Collin Jouan is not your typical American player, nor does he or will he have the typical American youth player story.
Collin’s soccer journey began like most at the age of 6 in a rec league. As an avid fan of the world’s game, Collin’s father, Gonzalo, was extremely excited to have his son take up the sport he so loved. His father recounts that Collin was natural and smooth on he ball, playing the game with the joy only a kid possesses.
However, after only a few years of taking up the sport, Collin faced a setback that should have ended this story right here: “At the age of eight, I tore my ACL in my left knee. Every member in my family was born with narrow channels where the ACL runs through. My dad tore both his ACLs and had them reconstructed.” Collin and his family did not want his soccer career to end before it really began. They researched some of the leading physicians in children’s orthopedics and came upon Dr. Lyle Michelli of Boston Children’s Sports Medicine department. “Dr. Michelli told my dad that it would have only been a matter of time until I tore the ACL in my right knee,” Collin said.
Collin and his family elected to forego any surgery on the right knee, instead focusing on the already-torn left knee. After six months of rehab, training and polymetrics, Collin was able to get back on the field. “I was able to get back onto the pitch but I needed to wear a custom made knee brace for a period of two years until my left ACL fully grew.”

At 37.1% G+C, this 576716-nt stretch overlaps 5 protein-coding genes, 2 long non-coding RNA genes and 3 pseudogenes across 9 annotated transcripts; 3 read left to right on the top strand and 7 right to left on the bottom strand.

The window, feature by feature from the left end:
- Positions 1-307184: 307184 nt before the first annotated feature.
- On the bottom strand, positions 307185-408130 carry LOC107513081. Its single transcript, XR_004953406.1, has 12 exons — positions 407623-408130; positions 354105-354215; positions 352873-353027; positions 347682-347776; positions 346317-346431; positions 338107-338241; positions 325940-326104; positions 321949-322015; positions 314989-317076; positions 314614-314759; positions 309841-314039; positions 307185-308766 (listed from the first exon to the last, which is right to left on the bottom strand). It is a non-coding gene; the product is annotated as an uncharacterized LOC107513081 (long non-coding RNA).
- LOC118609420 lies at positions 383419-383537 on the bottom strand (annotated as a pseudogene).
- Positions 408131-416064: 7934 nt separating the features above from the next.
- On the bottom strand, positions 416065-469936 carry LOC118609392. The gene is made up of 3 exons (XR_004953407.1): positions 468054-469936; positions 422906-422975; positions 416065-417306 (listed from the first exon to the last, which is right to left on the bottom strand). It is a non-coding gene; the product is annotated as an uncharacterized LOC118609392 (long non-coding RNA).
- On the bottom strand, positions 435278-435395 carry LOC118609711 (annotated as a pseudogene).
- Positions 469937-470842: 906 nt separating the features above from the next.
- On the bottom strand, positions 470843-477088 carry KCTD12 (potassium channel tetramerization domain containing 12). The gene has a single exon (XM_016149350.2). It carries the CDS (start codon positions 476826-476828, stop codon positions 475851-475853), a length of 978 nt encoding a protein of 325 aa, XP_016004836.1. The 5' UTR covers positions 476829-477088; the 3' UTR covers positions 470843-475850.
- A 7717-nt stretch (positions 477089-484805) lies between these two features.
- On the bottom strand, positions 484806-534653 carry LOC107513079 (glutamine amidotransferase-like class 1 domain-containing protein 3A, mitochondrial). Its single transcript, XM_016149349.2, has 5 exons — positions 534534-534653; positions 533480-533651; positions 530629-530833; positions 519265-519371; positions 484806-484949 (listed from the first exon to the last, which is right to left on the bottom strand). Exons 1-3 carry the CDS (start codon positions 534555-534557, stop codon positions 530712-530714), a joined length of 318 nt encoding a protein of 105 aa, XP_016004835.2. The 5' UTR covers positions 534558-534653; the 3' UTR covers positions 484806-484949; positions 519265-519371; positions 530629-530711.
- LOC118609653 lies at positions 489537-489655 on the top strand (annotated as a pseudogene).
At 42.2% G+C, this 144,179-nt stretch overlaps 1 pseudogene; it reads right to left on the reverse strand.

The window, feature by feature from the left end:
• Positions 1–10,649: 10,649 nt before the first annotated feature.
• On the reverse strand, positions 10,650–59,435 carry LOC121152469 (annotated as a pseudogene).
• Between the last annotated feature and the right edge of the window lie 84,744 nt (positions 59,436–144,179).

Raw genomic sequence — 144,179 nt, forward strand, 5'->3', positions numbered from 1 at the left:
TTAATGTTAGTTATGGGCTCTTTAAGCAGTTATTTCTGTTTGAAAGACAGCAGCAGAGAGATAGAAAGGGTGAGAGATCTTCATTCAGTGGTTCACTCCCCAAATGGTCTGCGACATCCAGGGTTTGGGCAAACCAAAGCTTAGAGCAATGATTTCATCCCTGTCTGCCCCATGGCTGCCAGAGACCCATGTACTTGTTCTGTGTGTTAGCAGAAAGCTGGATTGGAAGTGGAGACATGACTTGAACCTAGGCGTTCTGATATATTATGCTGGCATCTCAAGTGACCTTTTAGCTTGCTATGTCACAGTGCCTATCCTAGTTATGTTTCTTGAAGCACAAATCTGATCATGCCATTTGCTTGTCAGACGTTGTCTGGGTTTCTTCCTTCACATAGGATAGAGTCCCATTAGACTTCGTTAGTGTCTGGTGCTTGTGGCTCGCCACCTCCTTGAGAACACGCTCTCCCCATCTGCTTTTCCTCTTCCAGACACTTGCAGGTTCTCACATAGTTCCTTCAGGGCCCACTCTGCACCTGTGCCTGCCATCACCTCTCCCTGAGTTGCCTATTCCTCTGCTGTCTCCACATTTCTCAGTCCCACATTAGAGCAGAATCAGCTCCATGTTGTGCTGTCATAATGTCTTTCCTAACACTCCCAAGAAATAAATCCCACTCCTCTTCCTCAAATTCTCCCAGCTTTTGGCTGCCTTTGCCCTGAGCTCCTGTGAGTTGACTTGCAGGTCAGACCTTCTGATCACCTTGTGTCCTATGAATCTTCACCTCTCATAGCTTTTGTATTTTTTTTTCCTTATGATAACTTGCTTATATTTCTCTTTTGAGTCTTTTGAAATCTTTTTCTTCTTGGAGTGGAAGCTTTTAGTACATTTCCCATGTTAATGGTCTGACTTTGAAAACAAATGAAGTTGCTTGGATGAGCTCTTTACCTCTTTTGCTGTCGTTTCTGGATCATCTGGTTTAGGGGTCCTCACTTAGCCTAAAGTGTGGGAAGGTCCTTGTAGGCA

After two years, Collin was back. He had grown into his body and began to find his footing on the pitch. His hard work was beginning to pay off. Collin began to experiment playing without a brace. “Just two months after removing my brace, I tore my ACL — this time it was in my right knee.”
Collin was devastated. Just over ten years old, the Maryland youth had suffered two torn ACLs, having already undergone one major reconstruction on his left knee.
Collin remained optimistic, seeing this as just another hurdle to overcome in his journey toward becoming a professional player. “I went to Boston Children’s again to meet with Dr. Michelli to have him now operate on my other knee. After six more months of therapy, countless trips to Boston, and the support of all my family I was able to come back again.” Collin recalled his first match following his second operation: “My first match back was against the same team that I was playing when I tore my right ACL!”